"There was never any contact with the liturgy itself."

That is why the Holy Father, as well as Pope Paul VI, Pope Venerable John Paul II and countless Churchmen from that general period of time, believed in the Vatican II Era revolution, particularly the "renewed liturgy".

Their recollection of the state of Holy Mother Church and liturgy prior to the Council wasn't as upbeat as the view held by many Traditionalists who long for, if you will, the pre-Vatican II Church.

Tom

sam said...

If the Holy Spirit hadn't gone out the window, then why did they turn off the mic? and why did so many of the council fathers find it hilarious when they did?

Would these same council fathers have turned off the mic on Jesus?

The civil business suit expert priests who attended the council and formulated its texts, really wanted to keep the Church in continuity with tradition.

Matt said...

Andrew said, "I always had a problem with the "open wide the windows/doorways and let in the fresh air" imagery invoke by Vatican II adorers. That analogy fails to realise that the Church is parked right next to a garbage heap (the world and its values) and if you open the windows and doors too wide, all you get is the stench from the neighbours. Sadly, that is exactly what we have gotten since the Council."

Yes, Andrew, that is so true but not only stench but also an infestation of assorted *rats* and *cockroaches* of various ilk!

Gratias said...

Thank you Alan Aversa for the link included in the 10th post of this discussion. I learned a lot.

Matt said...

Alan Aversa said, "Compared to right before Vatican II, there are now, per Catholic, at least in the U.S.:

half as many priests
quarter as many nuns
half as many infant baptisms...
"


Alan, sadly we also mention annulments in the US are more than the rest of the world put together (tallied by the Vatican's own statistics). No wonder non-Catholics and Catholics ill-informed believe annulments are just a tidy way of saying divorce. wink wink

Dr. Timothy J. Williams said...

JTLiuzza...

There is nothing in my post that disparages Franciscan University. I have merely pointed out an amazing paradox, one that was pointed out to me recently by a colleague.

Barbara said...

"If the Holy Spirit hadn't gone out the window, then why did they turn off the mic? and why did so many of the council fathers find it hilarious when they did?"

Sam, are you referring to what happened to Cardinal Ottiaviani?

What a shocking and depressing incident! I remember my heart sinking when I read about it.

sam said...

"Sam, are you referring to what happened to Cardinal Ottiaviani?"

Exactly, it was a regrettable act, unworthy of the princes of the Church. This reveals the true Spirit of Vatican II (aka VII Church). This brings to mind the following quote from the Gospel of St Matthews "Either make the tree good, and its fruit good; or make the tree bad, and its fruit bad; for the tree is known by its fruit."


"What a shocking and depressing incident! I remember my heart sinking when I read about it."

To this day I find it hard to believe that these bishops would act in this way.

Peterman said...

"I find it interesting that at Franciscan University – the epi-center of all things celebrating the great "renewal" of Vatican II, JP II, etc. – there has been almost no discussion of the Council on this 50th anniversary."

They may just be discussing in tongues and we simply need to find a translator.

xavier rynne said...


there is just too much talk about Vatican II. when will it ever end. did people talk about Vatican I for 50 years? the bishop who called for a Vatican III to clear up all the ambiguities in those prolix documents was right. until that happens it's just going to continue the confusion and exodus.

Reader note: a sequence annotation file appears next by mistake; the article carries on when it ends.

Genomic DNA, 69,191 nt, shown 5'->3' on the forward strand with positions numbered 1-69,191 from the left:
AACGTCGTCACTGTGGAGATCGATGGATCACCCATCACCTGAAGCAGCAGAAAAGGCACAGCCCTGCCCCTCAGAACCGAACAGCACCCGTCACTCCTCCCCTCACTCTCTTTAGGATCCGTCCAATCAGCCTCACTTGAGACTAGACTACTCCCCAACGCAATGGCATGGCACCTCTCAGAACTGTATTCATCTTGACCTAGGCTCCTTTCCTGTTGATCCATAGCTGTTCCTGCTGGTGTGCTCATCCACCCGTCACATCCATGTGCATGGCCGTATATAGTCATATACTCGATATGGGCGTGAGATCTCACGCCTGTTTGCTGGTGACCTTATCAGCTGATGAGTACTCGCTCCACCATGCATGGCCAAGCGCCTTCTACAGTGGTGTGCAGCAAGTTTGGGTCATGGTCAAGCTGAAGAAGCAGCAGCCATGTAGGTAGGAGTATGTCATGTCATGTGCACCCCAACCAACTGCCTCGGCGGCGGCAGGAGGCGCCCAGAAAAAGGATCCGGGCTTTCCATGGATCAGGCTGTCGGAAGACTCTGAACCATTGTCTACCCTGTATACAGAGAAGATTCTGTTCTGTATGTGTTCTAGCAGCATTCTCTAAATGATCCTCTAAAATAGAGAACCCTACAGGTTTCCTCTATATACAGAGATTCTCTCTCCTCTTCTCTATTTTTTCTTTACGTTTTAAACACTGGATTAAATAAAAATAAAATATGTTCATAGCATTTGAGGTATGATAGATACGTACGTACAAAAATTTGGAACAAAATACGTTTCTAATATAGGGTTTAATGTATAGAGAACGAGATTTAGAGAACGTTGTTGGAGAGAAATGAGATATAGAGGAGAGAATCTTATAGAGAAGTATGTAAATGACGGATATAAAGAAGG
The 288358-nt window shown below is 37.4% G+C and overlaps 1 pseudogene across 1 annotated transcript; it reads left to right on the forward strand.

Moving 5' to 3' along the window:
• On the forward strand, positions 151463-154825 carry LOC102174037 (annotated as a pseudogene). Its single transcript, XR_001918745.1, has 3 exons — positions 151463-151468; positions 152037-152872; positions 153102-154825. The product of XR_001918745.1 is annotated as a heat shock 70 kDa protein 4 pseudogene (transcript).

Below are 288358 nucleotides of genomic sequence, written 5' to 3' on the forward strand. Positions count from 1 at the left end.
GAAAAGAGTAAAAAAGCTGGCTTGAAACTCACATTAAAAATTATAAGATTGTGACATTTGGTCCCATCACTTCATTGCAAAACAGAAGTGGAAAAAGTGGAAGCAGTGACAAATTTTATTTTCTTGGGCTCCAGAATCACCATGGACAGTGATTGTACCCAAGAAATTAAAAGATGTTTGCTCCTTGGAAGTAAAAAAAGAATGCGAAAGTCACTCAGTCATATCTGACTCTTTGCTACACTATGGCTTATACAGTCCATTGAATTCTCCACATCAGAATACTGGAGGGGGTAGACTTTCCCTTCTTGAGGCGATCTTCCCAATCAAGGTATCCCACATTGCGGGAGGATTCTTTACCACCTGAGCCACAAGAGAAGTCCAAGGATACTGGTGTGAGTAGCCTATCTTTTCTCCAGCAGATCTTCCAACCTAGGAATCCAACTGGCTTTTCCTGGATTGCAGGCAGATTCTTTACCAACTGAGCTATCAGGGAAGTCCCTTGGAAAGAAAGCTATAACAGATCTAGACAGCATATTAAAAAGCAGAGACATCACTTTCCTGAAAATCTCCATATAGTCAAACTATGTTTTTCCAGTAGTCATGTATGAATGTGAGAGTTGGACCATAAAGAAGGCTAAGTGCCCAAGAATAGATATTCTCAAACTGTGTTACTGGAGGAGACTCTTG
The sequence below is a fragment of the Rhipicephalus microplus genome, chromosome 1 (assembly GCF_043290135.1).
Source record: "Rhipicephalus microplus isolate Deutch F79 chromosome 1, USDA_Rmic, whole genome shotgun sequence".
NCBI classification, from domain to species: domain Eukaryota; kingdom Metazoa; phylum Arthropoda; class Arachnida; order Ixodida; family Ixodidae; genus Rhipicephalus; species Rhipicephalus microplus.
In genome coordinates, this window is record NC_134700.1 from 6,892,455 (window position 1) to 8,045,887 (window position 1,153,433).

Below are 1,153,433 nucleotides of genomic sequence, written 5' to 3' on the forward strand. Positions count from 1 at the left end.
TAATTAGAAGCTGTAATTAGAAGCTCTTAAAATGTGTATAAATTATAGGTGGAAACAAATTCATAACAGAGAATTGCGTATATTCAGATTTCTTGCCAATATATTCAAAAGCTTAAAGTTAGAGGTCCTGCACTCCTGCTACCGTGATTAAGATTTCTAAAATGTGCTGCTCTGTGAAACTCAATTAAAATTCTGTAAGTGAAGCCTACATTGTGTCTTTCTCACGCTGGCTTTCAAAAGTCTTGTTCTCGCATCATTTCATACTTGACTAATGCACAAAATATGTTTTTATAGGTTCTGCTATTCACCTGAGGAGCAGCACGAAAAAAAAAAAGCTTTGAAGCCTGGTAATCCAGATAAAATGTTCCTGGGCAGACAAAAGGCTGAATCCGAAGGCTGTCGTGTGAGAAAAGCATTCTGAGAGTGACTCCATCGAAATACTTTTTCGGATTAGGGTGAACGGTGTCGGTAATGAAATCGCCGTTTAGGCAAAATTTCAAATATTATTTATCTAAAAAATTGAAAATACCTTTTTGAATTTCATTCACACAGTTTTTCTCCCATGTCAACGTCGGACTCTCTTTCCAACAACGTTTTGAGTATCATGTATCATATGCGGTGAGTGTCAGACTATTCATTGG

JTLiuzza said...

"There is nothing in my post that disparages Franciscan University"

"Come on" as they say, Dr. Williams.

You don't miss an opportunity to take a shot at FUS. And yet you make your living there.

My daughter is a senior there and recently penned an article regarding modesty of dress and got one or two ugly notes slipped beneath her door in her dorm as a result. But those were the minority. Most supported her. At least she had the courage to be orthodox and dealt with the resistance from the few who didn't like it.

If FUS displeases you so, either try to make it more orthodox, knowing that you will get some resistance like my 21 year old daughter did, or leave it for a university that will better suit your sensibilities.

Taking shots at FUS on the internet while you are in their employ doesn't to me seem a productive or sustainable course of action.

My daughter will graduate in May in Catechetics/Theology and will pursue a Masters in same at another school. She will spend her life properly catechizing young people and FUS has done a superb job teaching her the faith, how to teach it to others, and helping her grow in holiness. I am her father and I have seen it.

JTLiuzza said...

"They may just be discussing in tongues and we simply need to find a translator."

This is derision, Mr. Peterman. And delivered by you on a Sunday, no less.

My daughter has spent four years on that campus and has not once even felt marginally compelled to participate in any charismatic flailing about. It has not even been one part of her experience. That is the truth.

Perhaps you and others who mock that university might make better use of your sarcasm and derision by directing it towards the long list of schools that claim to be Catholic but are not.

Dr. Timothy J. Williams said...

JTLiuzza,

Please be specific, or knock it off with the accusations. I stand by all my comments and all my actions. Bravo for your daughter, but I don't see the relevance.

Anonymous said...

Thank you all for your very interesting and thoughtful comments. I do agree that Vatican II was controversial perhaps because the changes it made were not interpreted correctly. Pope John Paul II seemed to advocate it but Pope Benedict XVI seemed to reign in some of the excessive abuses of it. We will see how our new Pope will take us forward. By all accounts so far, he seems to want to take us back to the basics. Maybe we are going back to our early years to rekindle the spark of Christ's salvific message for all humankind and that's a good thing.